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News : Irish Last Updated: Apr 2, 2013 - 11:44 AM

Tuesday Newspaper Review - Irish Business News and International Stories - - April 02, 2013
By Finfacts Team
Apr 2, 2013 - 7:06 AM

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The Irish Independent reports that property prices in Dublin have posted an annual increase for the first time since 2007, in a huge boost to the beleaguered market.

Demand for family homes in some parts of the city is driving the revival, according to three separate reports from property websites Daft.ie, MyHome.ie and estate agent Douglas Newman Good (DNG).

Prices outside the capital are still declining overall, although at a slower pace than recently.

According to Daft.ie, asking prices in Dublin rose by 0.5pc over the past 12 months.

That is the first time since early 2007 that prices in the capital have posted an annual increase. Nationwide, prices are down 6.6pc in the past year -- a much smaller decline than the 15pc drop reported 12 months ago.

MyHome.ie records a fall of asking prices annually of 4.8pc in the capital, almost half the rate of decline nationally, though says prices in Dublin have been stable for six months.

The economist Ronan Lyons, who compiled the Daft report, said the figures showed a "two-tier" housing market forming, with prices outside Dublin beginning to trail the capital.

The small annual increase in asking prices in Dublin is not seen in other cities, where prices are down by between 9.8pc in Cork and 14.6pc in Waterford.

"In Galway, asking prices are down by 10.7pc, while in Limerick they are down by 12.9pc," Mr Lyons said.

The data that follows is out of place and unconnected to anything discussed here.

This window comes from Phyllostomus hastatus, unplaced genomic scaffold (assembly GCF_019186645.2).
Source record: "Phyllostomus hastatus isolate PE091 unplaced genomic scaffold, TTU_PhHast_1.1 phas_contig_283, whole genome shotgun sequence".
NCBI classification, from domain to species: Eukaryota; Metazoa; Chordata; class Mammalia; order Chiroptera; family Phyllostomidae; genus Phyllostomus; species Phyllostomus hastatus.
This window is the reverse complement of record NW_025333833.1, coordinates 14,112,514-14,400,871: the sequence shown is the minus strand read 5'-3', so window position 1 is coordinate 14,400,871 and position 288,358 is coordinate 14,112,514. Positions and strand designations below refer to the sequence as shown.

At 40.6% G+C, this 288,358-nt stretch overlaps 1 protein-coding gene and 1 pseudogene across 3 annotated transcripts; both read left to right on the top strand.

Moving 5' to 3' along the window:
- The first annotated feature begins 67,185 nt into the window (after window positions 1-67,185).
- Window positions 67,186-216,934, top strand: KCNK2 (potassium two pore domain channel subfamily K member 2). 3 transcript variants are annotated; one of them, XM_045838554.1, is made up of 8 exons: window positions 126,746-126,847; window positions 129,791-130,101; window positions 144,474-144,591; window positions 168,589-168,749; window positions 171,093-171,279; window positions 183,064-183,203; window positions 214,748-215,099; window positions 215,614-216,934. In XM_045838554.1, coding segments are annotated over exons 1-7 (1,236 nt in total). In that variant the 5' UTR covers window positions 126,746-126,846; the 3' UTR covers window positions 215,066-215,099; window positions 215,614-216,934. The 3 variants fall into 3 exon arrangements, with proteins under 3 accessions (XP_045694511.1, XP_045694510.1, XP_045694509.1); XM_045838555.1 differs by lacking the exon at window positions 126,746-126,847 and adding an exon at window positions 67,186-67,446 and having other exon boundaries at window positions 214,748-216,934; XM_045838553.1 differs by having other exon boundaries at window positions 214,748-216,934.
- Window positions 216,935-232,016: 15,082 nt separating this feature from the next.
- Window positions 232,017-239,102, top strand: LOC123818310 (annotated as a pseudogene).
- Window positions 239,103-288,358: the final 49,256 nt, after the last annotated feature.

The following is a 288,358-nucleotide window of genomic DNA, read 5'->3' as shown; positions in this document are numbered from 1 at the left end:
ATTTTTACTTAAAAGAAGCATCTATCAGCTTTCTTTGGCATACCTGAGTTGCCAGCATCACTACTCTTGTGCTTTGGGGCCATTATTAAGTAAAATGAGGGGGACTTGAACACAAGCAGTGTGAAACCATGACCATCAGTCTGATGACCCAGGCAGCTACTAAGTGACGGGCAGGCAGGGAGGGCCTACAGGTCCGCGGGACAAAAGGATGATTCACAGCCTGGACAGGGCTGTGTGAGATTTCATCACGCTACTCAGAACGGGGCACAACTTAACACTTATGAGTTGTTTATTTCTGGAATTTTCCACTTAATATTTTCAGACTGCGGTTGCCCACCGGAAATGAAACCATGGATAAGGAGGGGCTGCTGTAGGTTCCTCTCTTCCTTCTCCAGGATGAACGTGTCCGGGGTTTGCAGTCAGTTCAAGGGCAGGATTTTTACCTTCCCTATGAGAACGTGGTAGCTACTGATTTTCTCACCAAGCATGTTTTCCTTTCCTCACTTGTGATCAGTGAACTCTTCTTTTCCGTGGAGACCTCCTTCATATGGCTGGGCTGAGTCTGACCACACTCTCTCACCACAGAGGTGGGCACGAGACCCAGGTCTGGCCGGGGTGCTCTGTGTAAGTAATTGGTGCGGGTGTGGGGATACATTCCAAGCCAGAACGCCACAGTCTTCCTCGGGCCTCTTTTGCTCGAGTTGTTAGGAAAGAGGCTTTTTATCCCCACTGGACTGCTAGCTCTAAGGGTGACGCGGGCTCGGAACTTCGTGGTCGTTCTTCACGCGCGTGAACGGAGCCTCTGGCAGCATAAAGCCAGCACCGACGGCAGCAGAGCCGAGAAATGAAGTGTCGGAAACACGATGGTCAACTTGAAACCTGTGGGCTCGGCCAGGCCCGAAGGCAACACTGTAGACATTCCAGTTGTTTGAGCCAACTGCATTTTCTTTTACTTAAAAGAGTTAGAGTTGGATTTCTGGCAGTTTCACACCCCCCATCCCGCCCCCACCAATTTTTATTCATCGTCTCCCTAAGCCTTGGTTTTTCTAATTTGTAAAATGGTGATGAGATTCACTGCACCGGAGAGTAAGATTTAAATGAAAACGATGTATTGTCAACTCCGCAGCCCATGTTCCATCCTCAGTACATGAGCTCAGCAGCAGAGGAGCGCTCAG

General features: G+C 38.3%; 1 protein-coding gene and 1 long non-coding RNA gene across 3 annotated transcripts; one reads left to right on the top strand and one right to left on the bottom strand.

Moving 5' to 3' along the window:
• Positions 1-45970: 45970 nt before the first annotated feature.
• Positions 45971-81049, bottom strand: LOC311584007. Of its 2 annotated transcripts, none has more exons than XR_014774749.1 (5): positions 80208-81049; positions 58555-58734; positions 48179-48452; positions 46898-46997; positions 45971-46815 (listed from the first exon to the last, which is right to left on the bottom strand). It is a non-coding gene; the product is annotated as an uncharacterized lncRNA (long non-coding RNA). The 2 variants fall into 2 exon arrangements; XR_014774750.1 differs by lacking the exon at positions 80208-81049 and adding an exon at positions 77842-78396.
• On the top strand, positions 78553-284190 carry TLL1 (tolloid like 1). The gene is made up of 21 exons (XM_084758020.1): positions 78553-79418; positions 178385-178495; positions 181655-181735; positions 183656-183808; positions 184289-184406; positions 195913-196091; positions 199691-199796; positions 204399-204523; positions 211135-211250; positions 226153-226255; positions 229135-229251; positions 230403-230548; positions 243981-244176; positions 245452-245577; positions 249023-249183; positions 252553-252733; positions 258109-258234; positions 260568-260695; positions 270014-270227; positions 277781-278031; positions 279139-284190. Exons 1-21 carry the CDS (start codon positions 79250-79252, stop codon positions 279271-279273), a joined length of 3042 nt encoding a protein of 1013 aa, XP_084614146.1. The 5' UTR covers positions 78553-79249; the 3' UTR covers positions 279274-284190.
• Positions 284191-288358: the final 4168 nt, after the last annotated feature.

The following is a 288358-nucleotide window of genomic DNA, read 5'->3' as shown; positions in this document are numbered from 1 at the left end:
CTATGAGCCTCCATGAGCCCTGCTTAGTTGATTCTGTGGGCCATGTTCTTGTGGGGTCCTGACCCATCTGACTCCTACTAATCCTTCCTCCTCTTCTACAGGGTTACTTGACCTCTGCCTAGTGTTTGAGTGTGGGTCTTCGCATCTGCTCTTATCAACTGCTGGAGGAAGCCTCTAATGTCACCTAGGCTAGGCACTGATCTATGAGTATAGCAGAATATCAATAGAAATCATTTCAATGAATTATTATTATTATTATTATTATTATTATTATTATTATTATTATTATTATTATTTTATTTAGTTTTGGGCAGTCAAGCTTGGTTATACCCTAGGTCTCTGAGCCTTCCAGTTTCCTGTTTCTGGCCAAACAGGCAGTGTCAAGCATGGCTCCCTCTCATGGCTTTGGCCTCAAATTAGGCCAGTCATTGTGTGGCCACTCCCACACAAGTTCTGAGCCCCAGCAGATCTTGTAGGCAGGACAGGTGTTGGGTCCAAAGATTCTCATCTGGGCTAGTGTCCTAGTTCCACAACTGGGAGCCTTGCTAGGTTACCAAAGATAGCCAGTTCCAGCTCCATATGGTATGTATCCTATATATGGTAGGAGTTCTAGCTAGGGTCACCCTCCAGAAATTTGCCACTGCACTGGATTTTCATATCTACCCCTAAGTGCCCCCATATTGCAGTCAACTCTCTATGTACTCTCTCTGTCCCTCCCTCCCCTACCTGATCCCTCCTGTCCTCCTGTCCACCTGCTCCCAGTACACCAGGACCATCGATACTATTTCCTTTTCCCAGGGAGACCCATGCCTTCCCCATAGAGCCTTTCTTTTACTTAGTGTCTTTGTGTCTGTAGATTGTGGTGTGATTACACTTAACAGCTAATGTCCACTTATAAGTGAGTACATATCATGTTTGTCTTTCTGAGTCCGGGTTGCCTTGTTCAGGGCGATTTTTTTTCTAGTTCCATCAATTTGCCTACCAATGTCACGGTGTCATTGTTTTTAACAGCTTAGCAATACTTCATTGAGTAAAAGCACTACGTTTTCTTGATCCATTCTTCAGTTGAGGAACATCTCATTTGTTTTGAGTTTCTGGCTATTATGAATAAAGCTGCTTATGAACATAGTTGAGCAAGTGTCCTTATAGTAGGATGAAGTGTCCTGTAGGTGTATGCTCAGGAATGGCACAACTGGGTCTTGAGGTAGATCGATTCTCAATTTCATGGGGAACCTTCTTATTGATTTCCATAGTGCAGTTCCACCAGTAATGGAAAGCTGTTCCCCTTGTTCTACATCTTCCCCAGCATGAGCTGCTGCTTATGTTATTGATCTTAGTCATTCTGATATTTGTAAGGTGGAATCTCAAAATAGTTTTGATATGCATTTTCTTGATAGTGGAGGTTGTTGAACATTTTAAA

"Outside the cities, prices were down by roughly 10pc on average, although the fall was greater in Connacht-Ulster (15pc) than in Leinster (8.5pc) or Munster (9.5pc).

"What we're seeing now is that people want homes that are near jobs, good transport links and so on.

"They are less willing to do lengthy commutes, partly because where they are living is no longer increasing in value on a daily basis.

"There are few signs that supply will increase in Dublin any time soon, so like any market when demand is outpacing supply, prices will increase."

Despite the increases in Dublin, the wider market continued to fall, albeit at a slower rate.

While asking prices don't include how much a property was ultimately sold for, such figures tend to closely reflect the final sale price.

Asking prices are also available much sooner than sale prices, which tend to be made available about six weeks after a property is sold

Mr Lyons said he believes there is a case for demolishing houses in regions where demand is low.

"It's about having supply in the right areas. There is little demand for housing in places like rural Connacht and the market is much weaker there as a result," he claimed.


The Daft report came on the same day as a report from MyHome.ie, which shows that house prices were flat in Dublin for the second quarter in a row.

It said this is the first time Dublin prices have gone six months without falling since 2006.

Overall, MyHome sees prices falling 1.8pc in the first three months of this year, compared to a 3pc dip between October and December 2012.

The report's author, Annette Hughes from DKM Economic Consultants, said there were now clear signs that the market was stabilising – in Dublin, at least.

"At 4.8pc, the annual rate of decline in Dublin is about half the national rate

"Asking prices in Dublin have been reasonably stable over the last year and this may indicate that they are now levelling off.

"Nationally, prices continued to fall, but the annual rate was under 10pc for the first time since 2008 and this is also a positive development," she said.

While both Daft and MyHome looked at the property market overall, the estate agent Douglas Newman Good looked specifically at the market for second-hand family homes – the type of dwelling that is now in the most demand.

According to DNG, such houses have increased in value by 3.3pc in Dublin so far this year and are up nearly 10pc on a year ago.

Perceived "good" areas on the southside of the city are especially in demand.

The average price of a second-hand home in Dublin is now €262,000, says DNG.

Company chief executive Keith Lowe was another to point to the development of a two-tier market between Dublin and the rest of the country.

"Dublin and some other high population urban areas, such as Galway, Cork and Sligo, are outperforming the rest of the country," he said.